Children of all ages should participate in strength training and exercise on a regular basis. Exercise is a major tool for sports enhancement, general health, or to combat obesity. Parents often think strength training for children is strapping the child to a loaded barbell and requiring them to squat to the ground and to lift the equivalent to their body weight. That is not the case at all. Training consists of body weight, light weights and bands. David Barbieri and Luciana Zaccagni (2013) explain in their research, many exercises are done with the child’s own body weight as resistance. The major exercises performed in strength training are the squat, power clean, and deadlift. These and other lifts are used to strengthen the core of an individual first. Other exercises are also used when a good foundation of strength has been achieved. Many sessions include plyometric jumping and pushing. Correct form is the key to children and lifting. Poor form is the number one cause of injury to adolescent weight trainers. Muscle recruitment is the desirable goal when teaching a child to train. Although it exist in the bodies of children, testosterone does not yet flow freely through the blood of prepubescent children. The goal of those involved with training kids is to get the muscle fibers firing. The muscles of a child are forced to recruit more fibers, thereby increasing strength. The little bit of testosterone in children is recruited as well to force muscle to grow. Starting children on a strength training regimen at a young age, sets the stage metabolically for the rest of their lives. The act of lifting weights in a safe, controlled environment with adequate supervision is a perfect way to affect body composition. Children as young as four and five years old can see the positive effects of a regimen. Beginning the process at a young age enhances motor development. The more the motor skills are developed, the more muscles are able to be recruited for fat burning and muscle building. Thereby changing body composition to a more desired fat content. Children can start strength training as soon as they are able to take and follow directions. One author states three year old athletes are not the norm, but in many cases are seen in the training circles. Technology has made it easy for children to become lazy. Children spend more time in front of the Ipad and other gaming systems than in generations past. Children spend more time sitting than they do engaged in physical activity. Children no longer go find friends outside to play with, they find friends on Facebook to sit and “chat” with. At one time they went to the park to play a game of tag or pick up football. Now they play Halo on a gaming console over the internet with friends. The level of physical activity just does not exist anymore. Parents are at times afraid to let children go out and play these days, for fear of getting snatched or other heinous crime against their little ones. Parents could benefit as well from making time to interact or workout with their kids, Thereby solving the problem of being afraid. Obesity rates among children have grown at an alarming rate over the last few years. One third of all children are overweight or obese. As one author’s research shows, (Williams, 2011) by the year 2030 eighty percent of children today are expected to be overweight adults. Children who participate in strength training are less likely to become obese or overweight. Healthy children should be the goal of parents and educators alike. The message of health must come from parents and people of authority in the lives of children. Overweight and obese children are at times ashamed of their lack of athletic skill and coordination. Strength training is a perfect option for them. Being heavy affects the cardiovascular system. Many obese kids cannot run from the couch to the refrigerator without getting winded. With strength training, these children become the star students. Most of the children have become stronger than their classmates and friends. They have spent a long time carrying around extra weight. This has caused their levels of strength to increase. They are typically able to lift more than others around them. This is a good way to lift the self-esteem of one who at times may be looked down upon by their peers because of the lack of cardio ability. The body composition change can happen rather quickly for obese children. Cells of muscle mass requires more energy to exist than fat cells do. The more muscle that can be built, the higher the metabolism goes. The higher the metabolism, the better the body composition. Overweight children are not the only ones who benefit from strength training. Children who participate on sports teams can also benefit. The child who longs to be a star player among his friends will reap the benefits of training. Sports related injuries are decreased with strength training. Faigenbaum (2010) introduced studies that have shown bone mineral densities to increase from resistance training. Muscle recruitment and improved motor skill development are a few of the rewards of sweat equity. Children who exercise regularly have a higher self-esteem. Schwager (2010) Strength training also helps prepare the adolescent athlete for the rigors of practice and competition. The child who stays engaged in training year round has a huge advantage over a child who comes off of the couch in the spring to play soccer or any other sport. It is not hard to see at any local sports field, the children who are training with resistance and those who are not. Strength training is not only good for sports, body composition and self-esteem. Strength training is good for the overall health of children. Having healthy children should be the goal of all parents and guardians. Strength training is not the only method to achieve health, but can be an important key to a healthy child and a healthy life.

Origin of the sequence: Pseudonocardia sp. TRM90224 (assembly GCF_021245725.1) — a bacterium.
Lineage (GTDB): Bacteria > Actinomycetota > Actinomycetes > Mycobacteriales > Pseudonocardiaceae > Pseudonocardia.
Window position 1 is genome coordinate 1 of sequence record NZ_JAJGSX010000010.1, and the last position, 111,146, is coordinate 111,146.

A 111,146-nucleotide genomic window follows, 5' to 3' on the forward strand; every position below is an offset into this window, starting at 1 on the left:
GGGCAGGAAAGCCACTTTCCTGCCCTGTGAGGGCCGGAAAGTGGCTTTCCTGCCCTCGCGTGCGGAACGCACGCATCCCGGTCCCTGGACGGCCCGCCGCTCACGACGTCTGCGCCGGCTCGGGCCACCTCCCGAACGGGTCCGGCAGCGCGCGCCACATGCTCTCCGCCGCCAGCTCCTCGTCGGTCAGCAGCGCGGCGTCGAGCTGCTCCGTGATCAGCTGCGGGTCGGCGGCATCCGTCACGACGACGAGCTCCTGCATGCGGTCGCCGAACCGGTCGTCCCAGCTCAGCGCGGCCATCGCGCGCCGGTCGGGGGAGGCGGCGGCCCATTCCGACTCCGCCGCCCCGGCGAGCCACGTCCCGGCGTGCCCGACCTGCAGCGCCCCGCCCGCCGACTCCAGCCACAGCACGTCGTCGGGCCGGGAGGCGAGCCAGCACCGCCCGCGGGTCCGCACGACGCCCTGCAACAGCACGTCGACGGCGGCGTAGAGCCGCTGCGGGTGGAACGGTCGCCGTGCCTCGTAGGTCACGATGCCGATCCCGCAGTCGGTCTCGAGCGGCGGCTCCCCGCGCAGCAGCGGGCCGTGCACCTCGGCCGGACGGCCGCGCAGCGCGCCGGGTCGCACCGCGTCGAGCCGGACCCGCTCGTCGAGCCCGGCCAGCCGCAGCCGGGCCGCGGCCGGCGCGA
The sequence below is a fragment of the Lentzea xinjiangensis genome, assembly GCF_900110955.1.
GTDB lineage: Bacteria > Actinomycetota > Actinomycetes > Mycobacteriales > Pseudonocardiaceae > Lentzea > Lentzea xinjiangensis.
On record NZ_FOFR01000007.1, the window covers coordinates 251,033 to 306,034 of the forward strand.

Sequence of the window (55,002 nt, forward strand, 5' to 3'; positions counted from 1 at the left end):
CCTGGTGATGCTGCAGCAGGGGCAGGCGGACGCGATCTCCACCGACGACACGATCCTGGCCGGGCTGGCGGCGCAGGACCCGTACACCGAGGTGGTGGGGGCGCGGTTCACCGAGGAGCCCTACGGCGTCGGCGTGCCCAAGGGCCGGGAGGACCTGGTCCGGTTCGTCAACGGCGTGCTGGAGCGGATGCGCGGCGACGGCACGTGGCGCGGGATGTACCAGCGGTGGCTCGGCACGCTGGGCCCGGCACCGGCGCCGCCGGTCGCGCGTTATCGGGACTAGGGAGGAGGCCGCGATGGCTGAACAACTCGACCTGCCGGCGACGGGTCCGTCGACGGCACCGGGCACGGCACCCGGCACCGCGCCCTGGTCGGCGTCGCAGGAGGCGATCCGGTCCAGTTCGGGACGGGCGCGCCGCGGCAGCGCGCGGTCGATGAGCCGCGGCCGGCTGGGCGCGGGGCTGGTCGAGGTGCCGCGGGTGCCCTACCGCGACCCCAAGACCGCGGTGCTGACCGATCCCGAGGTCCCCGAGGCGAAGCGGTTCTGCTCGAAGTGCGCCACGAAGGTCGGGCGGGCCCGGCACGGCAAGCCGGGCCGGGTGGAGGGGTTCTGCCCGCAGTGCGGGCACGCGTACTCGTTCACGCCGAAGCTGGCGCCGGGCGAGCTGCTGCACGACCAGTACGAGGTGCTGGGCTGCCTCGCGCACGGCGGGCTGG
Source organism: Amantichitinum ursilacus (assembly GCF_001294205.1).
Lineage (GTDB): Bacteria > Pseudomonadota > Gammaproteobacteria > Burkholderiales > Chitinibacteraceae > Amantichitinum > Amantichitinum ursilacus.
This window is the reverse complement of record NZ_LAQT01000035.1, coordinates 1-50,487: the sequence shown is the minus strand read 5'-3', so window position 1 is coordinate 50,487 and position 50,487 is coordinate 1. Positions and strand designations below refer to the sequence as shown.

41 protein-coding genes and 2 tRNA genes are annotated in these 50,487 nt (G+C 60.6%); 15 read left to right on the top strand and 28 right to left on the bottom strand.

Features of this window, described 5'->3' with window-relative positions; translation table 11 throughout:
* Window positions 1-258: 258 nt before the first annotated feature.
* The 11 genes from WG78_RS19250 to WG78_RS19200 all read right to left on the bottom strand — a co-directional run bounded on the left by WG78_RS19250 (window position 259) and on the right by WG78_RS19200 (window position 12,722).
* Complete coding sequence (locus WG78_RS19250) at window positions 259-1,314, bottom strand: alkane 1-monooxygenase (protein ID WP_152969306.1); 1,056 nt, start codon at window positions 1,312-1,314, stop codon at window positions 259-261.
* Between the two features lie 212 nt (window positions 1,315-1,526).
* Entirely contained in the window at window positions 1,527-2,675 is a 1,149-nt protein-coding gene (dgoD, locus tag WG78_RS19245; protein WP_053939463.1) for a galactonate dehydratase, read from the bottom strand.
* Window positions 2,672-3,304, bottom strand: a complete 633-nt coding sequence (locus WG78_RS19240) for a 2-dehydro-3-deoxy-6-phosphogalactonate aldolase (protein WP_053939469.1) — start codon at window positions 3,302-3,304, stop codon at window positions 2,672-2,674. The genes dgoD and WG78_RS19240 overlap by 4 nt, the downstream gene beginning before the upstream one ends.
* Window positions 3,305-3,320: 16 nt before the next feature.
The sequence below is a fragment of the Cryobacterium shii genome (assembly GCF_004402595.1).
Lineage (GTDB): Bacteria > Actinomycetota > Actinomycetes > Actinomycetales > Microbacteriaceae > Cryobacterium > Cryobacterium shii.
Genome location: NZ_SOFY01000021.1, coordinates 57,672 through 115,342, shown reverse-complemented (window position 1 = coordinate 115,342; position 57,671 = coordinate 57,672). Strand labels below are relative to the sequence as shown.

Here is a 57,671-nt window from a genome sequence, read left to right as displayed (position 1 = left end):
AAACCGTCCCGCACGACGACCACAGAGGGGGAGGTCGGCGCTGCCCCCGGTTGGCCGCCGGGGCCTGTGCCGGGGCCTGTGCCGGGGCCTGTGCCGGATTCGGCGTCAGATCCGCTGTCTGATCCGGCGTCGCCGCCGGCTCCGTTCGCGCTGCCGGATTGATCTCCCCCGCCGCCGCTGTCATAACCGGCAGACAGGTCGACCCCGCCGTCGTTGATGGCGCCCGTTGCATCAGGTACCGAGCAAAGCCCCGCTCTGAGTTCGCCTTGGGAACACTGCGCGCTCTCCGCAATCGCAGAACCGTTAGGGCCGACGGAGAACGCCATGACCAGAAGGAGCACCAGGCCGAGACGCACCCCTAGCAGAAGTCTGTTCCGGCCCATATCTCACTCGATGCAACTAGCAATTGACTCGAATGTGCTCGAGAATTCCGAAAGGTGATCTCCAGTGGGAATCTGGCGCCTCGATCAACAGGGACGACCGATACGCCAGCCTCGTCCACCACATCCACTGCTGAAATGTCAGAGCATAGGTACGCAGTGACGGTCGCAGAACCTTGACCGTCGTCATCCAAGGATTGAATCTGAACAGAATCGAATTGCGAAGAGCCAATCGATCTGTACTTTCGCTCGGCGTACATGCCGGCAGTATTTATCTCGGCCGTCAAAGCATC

Barbieri, D. and Zaccagni L.(2013) Strength training for children and adolescents: benefits and risks. Collegium Antropologicum. (37) 219-225. Permalink. http://ezproxy.libraries.wright.edu:2048/login?url=http://search.ebscohost.com/login.aspx?direct=true&db=e5h&AN=91755091&site=eds-live Beihoff C. & Mariana P. Strength training for children and adolescents is it beneficial? (2009)Ovidus University Annals (1) 12-14. Permalink. http://ezproxy.libraries.wright.edu:2048/login?url=http://search.ebscohost.com/login.aspx?direct=true&db=s3h&AN=53974732&site=eds-live Brooks, T. and Stodden D.(2012) Essentials of Youth Conditioning and Fitness. Lubbock Texas: Chaplain Publishing, Print Faigenbaum, A. & Myer G.(2010) Pediatric resistance training: benefits, concerns, and program design considerations.” Current Sports Medicine Reports (American College of Sports Medicine), 9(3) May/June 161-168. Permalink. http://ezproxy.libraries.wright.edu:2048/login?url=http://search.ebscohost.com/login.aspx?direct=true&db=s3h&AN=91919675&site=eds-live Ignjatovic, A. Stankovic R. Radovanovic D. Markovic Z. & Cvecka J. Resistance training for youths. Physical Education and Sport. Vol. 7 no. 2 2009 189-196. Permalink. http://ezproxy.libraries.wright.edu:2048/login?url=http://search.ebscohost.com/login.aspx?direct=true&db=s3h&AN=49115623&site=eds-live Nanclerio, F. (2011) Resistance training for overweight youth. Cronos (10) 5-14. Permalink. http://ezproxy.libraries.wright.edu:2048/login?url=http://search.ebscohost.com/login.aspx?direct=true&db=s3h&AN=77413524&site=eds-live Schwager, T. (2010)Strength training for kids, what is the current buzz? American Fitness. September/October 20-22. Permalink. http://ezproxy.libraries.wright.edu:2048/login?url=http://search.ebscohost.com/login.aspx?direct=true&db=s3h&AN=53305268&site=eds-live Viciana J. Mayorga-Vega D. & Cocca A.(2013).Effects of a maintenance resistance training program on muscular strength in school children. Kinesiology, 45(1), 82-91. Permalink. http://ezproxy.libraries.wright.edu:2048/login?url=http://search.ebscohost.com/login.aspx?direct=true&db=s3h&AN=92606085&site=eds-live Williams A. (2011). Childhood obesity: Dooms day countdown. Idea Fitness Journal. 8(10), 48-57. Permalink. http://ezproxy.libraries.wright.edu:2048/login?url=http://search.ebscohost.com/login.aspx?direct=true&db=s3h&AN=67241282&site=eds-live